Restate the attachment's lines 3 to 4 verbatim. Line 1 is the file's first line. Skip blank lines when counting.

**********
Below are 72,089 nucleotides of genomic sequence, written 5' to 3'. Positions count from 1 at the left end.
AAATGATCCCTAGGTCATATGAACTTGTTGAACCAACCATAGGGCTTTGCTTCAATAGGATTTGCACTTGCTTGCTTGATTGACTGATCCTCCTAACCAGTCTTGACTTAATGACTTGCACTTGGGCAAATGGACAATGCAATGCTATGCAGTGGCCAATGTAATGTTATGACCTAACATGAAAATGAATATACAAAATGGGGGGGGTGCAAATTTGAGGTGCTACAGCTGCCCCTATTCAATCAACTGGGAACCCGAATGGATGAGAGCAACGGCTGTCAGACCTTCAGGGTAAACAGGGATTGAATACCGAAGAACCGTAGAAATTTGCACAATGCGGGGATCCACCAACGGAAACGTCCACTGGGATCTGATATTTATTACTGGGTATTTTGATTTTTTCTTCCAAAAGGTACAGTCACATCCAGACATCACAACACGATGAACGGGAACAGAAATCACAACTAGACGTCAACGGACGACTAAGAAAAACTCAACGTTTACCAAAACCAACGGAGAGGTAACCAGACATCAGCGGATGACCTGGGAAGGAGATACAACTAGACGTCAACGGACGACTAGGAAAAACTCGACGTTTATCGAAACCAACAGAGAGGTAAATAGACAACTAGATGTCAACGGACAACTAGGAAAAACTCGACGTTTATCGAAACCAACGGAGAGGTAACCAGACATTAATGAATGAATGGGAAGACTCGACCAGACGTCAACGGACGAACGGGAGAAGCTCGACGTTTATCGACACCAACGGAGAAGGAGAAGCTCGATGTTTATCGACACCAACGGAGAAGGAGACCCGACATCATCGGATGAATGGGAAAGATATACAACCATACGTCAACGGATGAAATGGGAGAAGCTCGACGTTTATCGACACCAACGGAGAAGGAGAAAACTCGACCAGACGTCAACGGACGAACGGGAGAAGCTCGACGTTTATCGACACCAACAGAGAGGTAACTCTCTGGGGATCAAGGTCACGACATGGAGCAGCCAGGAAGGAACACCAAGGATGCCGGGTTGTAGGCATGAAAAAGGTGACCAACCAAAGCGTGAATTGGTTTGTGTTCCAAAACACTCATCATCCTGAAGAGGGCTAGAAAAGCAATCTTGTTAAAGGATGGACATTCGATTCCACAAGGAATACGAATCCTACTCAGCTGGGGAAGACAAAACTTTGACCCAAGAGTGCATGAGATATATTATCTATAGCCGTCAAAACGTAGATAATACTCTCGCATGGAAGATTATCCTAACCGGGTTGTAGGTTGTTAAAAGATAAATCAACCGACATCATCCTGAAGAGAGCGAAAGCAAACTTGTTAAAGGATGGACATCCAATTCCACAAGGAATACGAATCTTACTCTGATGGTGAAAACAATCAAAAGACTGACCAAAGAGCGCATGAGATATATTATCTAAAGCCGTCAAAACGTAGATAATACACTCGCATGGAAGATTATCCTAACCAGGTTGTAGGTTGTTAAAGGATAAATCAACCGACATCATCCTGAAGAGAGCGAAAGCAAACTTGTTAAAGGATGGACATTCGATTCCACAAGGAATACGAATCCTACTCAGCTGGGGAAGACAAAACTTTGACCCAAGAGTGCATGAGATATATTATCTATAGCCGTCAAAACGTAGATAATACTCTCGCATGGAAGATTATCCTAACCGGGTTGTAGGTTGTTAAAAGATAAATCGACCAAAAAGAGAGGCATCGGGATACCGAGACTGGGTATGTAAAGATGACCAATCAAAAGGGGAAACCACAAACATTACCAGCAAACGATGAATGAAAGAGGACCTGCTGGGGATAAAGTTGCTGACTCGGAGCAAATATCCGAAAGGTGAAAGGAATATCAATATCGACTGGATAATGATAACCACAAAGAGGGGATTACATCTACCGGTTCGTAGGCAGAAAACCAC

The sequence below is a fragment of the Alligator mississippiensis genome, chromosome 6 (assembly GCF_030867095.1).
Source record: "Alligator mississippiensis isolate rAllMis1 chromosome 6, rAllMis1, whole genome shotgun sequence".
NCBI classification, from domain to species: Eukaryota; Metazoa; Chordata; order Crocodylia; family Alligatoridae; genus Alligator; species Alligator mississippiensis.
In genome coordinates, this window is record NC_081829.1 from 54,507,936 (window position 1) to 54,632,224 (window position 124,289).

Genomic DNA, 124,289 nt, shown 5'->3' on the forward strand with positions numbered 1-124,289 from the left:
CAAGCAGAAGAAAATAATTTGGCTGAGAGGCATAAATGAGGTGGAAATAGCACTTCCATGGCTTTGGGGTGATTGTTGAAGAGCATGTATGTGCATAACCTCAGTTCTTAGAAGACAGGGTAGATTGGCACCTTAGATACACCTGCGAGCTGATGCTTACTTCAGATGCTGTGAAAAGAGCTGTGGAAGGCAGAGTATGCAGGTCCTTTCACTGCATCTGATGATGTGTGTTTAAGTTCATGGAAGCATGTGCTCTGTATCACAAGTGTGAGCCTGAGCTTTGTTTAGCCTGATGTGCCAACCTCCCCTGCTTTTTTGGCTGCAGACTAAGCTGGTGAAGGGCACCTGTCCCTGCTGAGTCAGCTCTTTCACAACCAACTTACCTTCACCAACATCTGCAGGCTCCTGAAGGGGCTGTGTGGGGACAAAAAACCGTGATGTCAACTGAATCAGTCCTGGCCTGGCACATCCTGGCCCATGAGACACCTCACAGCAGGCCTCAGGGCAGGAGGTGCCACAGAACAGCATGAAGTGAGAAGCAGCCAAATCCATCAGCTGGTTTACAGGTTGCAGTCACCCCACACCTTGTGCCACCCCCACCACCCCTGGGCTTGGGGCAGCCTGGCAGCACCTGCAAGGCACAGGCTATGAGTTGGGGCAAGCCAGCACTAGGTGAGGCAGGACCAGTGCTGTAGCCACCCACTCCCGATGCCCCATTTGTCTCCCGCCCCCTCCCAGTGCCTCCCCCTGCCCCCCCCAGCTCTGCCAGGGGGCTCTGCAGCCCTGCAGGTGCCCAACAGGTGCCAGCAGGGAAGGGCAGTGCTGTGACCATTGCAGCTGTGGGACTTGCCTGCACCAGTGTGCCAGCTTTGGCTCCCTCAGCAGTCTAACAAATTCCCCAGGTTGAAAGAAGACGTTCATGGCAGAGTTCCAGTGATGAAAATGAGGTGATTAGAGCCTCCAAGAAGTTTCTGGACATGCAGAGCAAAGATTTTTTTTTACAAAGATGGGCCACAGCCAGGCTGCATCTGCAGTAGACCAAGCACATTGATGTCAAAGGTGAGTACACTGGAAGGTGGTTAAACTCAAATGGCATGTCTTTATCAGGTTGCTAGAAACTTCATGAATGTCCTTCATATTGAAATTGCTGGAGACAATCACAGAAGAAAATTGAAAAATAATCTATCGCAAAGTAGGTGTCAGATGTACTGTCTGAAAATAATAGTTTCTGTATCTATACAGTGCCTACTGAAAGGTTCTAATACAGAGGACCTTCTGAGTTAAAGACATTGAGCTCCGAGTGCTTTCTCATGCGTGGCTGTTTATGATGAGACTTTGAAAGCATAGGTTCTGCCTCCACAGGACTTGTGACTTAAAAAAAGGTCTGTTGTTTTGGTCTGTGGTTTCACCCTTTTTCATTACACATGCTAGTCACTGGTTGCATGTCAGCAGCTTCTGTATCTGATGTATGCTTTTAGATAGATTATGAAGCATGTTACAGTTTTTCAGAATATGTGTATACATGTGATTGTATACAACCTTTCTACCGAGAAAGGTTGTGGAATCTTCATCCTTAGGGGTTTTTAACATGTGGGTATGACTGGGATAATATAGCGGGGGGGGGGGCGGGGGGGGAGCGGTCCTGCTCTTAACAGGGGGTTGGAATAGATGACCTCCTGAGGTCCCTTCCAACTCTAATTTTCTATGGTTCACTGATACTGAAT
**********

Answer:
The sequence below is a fragment of the Alligator mississippiensis genome, chromosome 6 (assembly GCF_030867095.1).
Source record: "Alligator mississippiensis isolate rAllMis1 chromosome 6, rAllMis1, whole genome shotgun sequence".